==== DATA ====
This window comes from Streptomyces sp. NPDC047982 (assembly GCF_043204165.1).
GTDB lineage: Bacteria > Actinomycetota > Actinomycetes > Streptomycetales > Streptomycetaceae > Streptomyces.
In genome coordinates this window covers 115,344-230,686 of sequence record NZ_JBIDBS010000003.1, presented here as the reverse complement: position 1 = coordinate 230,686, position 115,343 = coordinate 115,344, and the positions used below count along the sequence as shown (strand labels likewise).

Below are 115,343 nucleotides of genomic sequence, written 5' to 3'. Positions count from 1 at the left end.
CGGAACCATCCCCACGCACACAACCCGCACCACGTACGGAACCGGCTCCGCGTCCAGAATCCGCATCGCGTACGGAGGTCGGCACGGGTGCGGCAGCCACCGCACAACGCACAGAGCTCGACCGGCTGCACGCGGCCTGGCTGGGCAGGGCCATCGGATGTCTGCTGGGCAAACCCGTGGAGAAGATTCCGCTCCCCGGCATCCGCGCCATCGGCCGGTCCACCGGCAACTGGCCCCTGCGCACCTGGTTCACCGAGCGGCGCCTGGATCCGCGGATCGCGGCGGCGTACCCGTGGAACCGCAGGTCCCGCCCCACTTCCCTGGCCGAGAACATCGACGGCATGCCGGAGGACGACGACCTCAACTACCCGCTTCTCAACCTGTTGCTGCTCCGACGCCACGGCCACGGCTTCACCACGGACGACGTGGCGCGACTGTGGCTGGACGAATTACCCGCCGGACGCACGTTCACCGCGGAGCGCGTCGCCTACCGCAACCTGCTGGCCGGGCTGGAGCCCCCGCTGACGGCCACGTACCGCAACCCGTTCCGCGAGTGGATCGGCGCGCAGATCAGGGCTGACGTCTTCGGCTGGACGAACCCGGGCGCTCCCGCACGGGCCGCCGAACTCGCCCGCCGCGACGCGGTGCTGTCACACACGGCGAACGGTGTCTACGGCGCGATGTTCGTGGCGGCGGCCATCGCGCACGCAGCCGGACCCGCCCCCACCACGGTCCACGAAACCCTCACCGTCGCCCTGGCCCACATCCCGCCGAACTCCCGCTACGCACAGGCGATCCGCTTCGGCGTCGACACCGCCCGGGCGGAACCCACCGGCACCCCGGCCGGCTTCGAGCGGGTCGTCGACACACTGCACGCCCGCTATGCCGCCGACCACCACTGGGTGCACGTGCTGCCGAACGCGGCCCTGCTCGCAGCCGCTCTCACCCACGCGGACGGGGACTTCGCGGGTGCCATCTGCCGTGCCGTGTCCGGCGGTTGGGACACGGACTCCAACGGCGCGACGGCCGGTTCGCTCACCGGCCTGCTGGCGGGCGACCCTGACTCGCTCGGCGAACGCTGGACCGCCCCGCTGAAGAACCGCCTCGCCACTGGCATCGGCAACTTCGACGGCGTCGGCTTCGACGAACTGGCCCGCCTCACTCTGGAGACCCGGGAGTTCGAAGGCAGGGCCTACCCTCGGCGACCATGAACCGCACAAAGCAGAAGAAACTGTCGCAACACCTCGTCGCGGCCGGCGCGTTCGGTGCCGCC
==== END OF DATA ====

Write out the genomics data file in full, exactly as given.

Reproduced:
This window comes from Streptomyces sp. NPDC047982 (assembly GCF_043204165.1).
GTDB lineage: Bacteria > Actinomycetota > Actinomycetes > Streptomycetales > Streptomycetaceae > Streptomyces.
In genome coordinates this window covers 115,344-230,686 of sequence record NZ_JBIDBS010000003.1, presented here as the reverse complement: position 1 = coordinate 230,686, position 115,343 = coordinate 115,344, and the positions used below count along the sequence as shown (strand labels likewise).

Below are 115,343 nucleotides of genomic sequence, written 5' to 3'. Positions count from 1 at the left end.
CGGAACCATCCCCACGCACACAACCCGCACCACGTACGGAACCGGCTCCGCGTCCAGAATCCGCATCGCGTACGGAGGTCGGCACGGGTGCGGCAGCCACCGCACAACGCACAGAGCTCGACCGGCTGCACGCGGCCTGGCTGGGCAGGGCCATCGGATGTCTGCTGGGCAAACCCGTGGAGAAGATTCCGCTCCCCGGCATCCGCGCCATCGGCCGGTCCACCGGCAACTGGCCCCTGCGCACCTGGTTCACCGAGCGGCGCCTGGATCCGCGGATCGCGGCGGCGTACCCGTGGAACCGCAGGTCCCGCCCCACTTCCCTGGCCGAGAACATCGACGGCATGCCGGAGGACGACGACCTCAACTACCCGCTTCTCAACCTGTTGCTGCTCCGACGCCACGGCCACGGCTTCACCACGGACGACGTGGCGCGACTGTGGCTGGACGAATTACCCGCCGGACGCACGTTCACCGCGGAGCGCGTCGCCTACCGCAACCTGCTGGCCGGGCTGGAGCCCCCGCTGACGGCCACGTACCGCAACCCGTTCCGCGAGTGGATCGGCGCGCAGATCAGGGCTGACGTCTTCGGCTGGACGAACCCGGGCGCTCCCGCACGGGCCGCCGAACTCGCCCGCCGCGACGCGGTGCTGTCACACACGGCGAACGGTGTCTACGGCGCGATGTTCGTGGCGGCGGCCATCGCGCACGCAGCCGGACCCGCCCCCACCACGGTCCACGAAACCCTCACCGTCGCCCTGGCCCACATCCCGCCGAACTCCCGCTACGCACAGGCGATCCGCTTCGGCGTCGACACCGCCCGGGCGGAACCCACCGGCACCCCGGCCGGCTTCGAGCGGGTCGTCGACACACTGCACGCCCGCTATGCCGCCGACCACCACTGGGTGCACGTGCTGCCGAACGCGGCCCTGCTCGCAGCCGCTCTCACCCACGCGGACGGGGACTTCGCGGGTGCCATCTGCCGTGCCGTGTCCGGCGGTTGGGACACGGACTCCAACGGCGCGACGGCCGGTTCGCTCACCGGCCTGCTGGCGGGCGACCCTGACTCGCTCGGCGAACGCTGGACCGCCCCGCTGAAGAACCGCCTCGCCACTGGCATCGGCAACTTCGACGGCGTCGGCTTCGACGAACTGGCCCGCCTCACTCTGGAGACCCGGGAGTTCGAAGGCAGGGCCTACCCTCGGCGACCATGAACCGCACAAAGCAGAAGAAACTGTCGCAACACCTCGTCGCGGCCGGCGCGTTCGGTGCCGCC